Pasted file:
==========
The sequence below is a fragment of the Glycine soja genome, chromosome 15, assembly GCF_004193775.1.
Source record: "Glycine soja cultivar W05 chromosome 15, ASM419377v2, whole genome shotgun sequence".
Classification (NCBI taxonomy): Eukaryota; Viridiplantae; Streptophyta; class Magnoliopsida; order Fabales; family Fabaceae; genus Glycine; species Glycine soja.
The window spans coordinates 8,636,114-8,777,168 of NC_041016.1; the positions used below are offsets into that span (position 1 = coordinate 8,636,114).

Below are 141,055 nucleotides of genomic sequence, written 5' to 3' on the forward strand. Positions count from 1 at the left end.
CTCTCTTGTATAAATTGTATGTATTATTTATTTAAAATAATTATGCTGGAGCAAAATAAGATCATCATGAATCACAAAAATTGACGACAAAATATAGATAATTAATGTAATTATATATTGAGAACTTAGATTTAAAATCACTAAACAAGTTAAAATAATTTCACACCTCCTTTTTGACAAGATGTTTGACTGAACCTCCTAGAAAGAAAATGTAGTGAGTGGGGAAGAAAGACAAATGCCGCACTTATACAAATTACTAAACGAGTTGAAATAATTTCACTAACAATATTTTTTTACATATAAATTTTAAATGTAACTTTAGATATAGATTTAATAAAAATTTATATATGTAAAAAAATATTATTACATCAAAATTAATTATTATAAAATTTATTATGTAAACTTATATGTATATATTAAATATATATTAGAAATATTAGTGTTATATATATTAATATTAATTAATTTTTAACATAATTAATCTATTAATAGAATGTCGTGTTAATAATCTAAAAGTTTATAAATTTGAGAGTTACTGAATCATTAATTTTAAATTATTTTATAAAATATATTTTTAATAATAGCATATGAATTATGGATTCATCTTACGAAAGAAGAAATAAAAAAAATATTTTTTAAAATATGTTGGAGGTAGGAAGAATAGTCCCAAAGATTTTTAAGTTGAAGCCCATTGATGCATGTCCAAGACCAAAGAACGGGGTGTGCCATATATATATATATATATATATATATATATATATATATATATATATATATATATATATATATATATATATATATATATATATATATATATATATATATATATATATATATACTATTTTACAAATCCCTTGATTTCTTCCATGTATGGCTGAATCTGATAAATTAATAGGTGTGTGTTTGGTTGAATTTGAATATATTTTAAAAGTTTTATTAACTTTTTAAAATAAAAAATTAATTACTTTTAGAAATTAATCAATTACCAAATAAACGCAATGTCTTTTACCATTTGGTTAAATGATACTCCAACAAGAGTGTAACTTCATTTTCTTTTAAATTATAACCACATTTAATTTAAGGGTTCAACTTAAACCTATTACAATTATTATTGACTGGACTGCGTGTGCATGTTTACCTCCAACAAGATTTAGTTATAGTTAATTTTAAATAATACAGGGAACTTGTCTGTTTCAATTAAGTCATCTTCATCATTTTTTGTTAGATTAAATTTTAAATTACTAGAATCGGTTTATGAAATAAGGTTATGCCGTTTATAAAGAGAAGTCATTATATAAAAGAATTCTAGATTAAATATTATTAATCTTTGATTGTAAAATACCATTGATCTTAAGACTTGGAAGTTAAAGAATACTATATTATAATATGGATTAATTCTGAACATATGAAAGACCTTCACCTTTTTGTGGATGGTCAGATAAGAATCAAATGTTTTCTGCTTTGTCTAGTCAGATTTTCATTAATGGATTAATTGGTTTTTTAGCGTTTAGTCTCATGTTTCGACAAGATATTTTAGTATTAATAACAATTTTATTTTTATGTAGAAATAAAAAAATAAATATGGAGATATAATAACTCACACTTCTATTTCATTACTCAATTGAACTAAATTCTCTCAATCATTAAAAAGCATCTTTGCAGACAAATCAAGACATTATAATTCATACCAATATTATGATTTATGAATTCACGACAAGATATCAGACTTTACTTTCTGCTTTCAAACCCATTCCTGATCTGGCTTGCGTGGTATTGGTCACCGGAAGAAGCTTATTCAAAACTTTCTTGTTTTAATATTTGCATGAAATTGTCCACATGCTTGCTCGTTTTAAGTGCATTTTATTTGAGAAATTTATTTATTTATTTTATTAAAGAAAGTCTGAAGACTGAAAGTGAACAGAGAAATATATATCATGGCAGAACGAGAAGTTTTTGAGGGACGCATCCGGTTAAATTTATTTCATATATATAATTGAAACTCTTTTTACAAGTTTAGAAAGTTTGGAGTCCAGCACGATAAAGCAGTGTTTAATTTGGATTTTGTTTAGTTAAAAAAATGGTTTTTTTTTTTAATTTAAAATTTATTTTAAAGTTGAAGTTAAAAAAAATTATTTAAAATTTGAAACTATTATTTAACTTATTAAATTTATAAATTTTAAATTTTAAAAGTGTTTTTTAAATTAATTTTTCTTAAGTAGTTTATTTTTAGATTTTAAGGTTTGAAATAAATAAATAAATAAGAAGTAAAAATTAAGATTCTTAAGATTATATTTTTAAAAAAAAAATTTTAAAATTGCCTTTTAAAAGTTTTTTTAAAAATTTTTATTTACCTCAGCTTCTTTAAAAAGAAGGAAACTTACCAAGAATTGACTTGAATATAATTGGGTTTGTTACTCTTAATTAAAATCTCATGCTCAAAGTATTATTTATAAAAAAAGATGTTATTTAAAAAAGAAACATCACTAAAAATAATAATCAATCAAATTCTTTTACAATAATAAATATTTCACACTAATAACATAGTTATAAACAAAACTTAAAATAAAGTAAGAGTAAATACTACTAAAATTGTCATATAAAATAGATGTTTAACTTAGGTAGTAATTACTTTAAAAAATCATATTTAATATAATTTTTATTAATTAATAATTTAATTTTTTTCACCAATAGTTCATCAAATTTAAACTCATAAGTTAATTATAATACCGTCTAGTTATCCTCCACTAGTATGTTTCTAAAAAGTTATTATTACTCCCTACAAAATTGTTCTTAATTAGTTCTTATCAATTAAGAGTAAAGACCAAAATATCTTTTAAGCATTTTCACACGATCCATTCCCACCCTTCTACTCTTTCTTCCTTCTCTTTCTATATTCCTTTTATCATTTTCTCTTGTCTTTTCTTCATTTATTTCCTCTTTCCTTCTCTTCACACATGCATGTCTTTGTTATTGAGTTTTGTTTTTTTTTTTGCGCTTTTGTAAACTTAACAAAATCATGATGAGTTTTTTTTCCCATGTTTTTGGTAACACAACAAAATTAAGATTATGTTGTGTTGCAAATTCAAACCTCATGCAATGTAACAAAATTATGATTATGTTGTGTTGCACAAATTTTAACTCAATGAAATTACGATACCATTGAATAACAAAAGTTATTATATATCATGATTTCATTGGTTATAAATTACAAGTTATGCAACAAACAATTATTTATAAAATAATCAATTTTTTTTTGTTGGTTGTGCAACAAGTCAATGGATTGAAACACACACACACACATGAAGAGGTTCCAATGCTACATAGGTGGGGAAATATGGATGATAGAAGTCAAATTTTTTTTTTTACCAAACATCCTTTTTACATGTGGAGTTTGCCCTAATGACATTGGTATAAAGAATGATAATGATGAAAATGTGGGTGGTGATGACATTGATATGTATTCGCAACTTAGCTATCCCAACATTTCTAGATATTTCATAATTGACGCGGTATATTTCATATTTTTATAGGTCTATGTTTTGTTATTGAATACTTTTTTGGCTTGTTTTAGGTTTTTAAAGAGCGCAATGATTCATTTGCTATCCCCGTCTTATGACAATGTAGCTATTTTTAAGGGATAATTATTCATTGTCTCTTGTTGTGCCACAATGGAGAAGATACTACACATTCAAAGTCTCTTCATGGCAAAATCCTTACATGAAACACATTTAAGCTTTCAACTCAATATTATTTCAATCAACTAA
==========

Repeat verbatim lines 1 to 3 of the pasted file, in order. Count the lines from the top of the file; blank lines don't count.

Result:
The sequence below is a fragment of the Glycine soja genome, chromosome 15, assembly GCF_004193775.1.
Source record: "Glycine soja cultivar W05 chromosome 15, ASM419377v2, whole genome shotgun sequence".
Classification (NCBI taxonomy): Eukaryota; Viridiplantae; Streptophyta; class Magnoliopsida; order Fabales; family Fabaceae; genus Glycine; species Glycine soja.